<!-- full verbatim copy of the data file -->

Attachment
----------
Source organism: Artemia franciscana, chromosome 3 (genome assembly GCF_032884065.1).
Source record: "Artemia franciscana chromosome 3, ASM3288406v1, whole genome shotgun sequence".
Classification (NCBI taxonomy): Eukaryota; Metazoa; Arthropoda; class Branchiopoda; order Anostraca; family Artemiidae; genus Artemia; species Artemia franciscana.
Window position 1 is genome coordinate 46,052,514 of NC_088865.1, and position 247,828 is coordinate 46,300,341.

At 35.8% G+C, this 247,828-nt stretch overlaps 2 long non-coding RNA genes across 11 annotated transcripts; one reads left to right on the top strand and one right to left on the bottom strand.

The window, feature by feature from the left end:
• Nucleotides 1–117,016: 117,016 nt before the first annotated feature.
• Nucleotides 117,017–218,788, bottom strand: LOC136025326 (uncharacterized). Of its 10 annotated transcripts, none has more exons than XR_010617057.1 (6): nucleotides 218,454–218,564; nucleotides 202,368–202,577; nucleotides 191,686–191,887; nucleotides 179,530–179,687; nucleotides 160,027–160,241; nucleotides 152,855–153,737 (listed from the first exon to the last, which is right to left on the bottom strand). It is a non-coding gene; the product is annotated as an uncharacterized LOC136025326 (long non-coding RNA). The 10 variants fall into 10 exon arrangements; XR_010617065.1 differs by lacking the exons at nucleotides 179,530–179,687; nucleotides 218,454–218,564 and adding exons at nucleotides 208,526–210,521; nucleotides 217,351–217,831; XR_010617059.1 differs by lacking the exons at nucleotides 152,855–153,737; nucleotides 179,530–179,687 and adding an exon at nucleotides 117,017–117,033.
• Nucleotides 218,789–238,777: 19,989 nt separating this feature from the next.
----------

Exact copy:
Source organism: Artemia franciscana, chromosome 3 (genome assembly GCF_032884065.1).
Source record: "Artemia franciscana chromosome 3, ASM3288406v1, whole genome shotgun sequence".
Classification (NCBI taxonomy): Eukaryota; Metazoa; Arthropoda; class Branchiopoda; order Anostraca; family Artemiidae; genus Artemia; species Artemia franciscana.
Window position 1 is genome coordinate 46,052,514 of NC_088865.1, and position 247,828 is coordinate 46,300,341.

At 35.8% G+C, this 247,828-nt stretch overlaps 2 long non-coding RNA genes across 11 annotated transcripts; one reads left to right on the top strand and one right to left on the bottom strand.

The window, feature by feature from the left end:
• Nucleotides 1–117,016: 117,016 nt before the first annotated feature.
• Nucleotides 117,017–218,788, bottom strand: LOC136025326 (uncharacterized). Of its 10 annotated transcripts, none has more exons than XR_010617057.1 (6): nucleotides 218,454–218,564; nucleotides 202,368–202,577; nucleotides 191,686–191,887; nucleotides 179,530–179,687; nucleotides 160,027–160,241; nucleotides 152,855–153,737 (listed from the first exon to the last, which is right to left on the bottom strand). It is a non-coding gene; the product is annotated as an uncharacterized LOC136025326 (long non-coding RNA). The 10 variants fall into 10 exon arrangements; XR_010617065.1 differs by lacking the exons at nucleotides 179,530–179,687; nucleotides 218,454–218,564 and adding exons at nucleotides 208,526–210,521; nucleotides 217,351–217,831; XR_010617059.1 differs by lacking the exons at nucleotides 152,855–153,737; nucleotides 179,530–179,687 and adding an exon at nucleotides 117,017–117,033.
• Nucleotides 218,789–238,777: 19,989 nt separating this feature from the next.